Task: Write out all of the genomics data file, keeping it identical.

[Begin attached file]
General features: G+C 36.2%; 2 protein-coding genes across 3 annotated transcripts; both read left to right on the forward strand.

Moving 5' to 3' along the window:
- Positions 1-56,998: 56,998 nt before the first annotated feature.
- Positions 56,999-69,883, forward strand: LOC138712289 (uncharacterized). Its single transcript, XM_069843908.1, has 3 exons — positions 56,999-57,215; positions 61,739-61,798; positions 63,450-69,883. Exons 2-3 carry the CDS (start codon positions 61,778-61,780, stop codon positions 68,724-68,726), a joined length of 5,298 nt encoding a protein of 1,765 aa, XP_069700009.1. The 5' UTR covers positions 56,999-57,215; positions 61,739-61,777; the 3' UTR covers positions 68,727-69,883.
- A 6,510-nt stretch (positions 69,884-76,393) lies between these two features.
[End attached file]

General features: G+C 36.2%; 2 protein-coding genes across 3 annotated transcripts; both read left to right on the forward strand.

Moving 5' to 3' along the window:
- Positions 1-56,998: 56,998 nt before the first annotated feature.
- Positions 56,999-69,883, forward strand: LOC138712289 (uncharacterized). Its single transcript, XM_069843908.1, has 3 exons — positions 56,999-57,215; positions 61,739-61,798; positions 63,450-69,883. Exons 2-3 carry the CDS (start codon positions 61,778-61,780, stop codon positions 68,724-68,726), a joined length of 5,298 nt encoding a protein of 1,765 aa, XP_069700009.1. The 5' UTR covers positions 56,999-57,215; positions 61,739-61,777; the 3' UTR covers positions 68,727-69,883.
- A 6,510-nt stretch (positions 69,884-76,393) lies between these two features.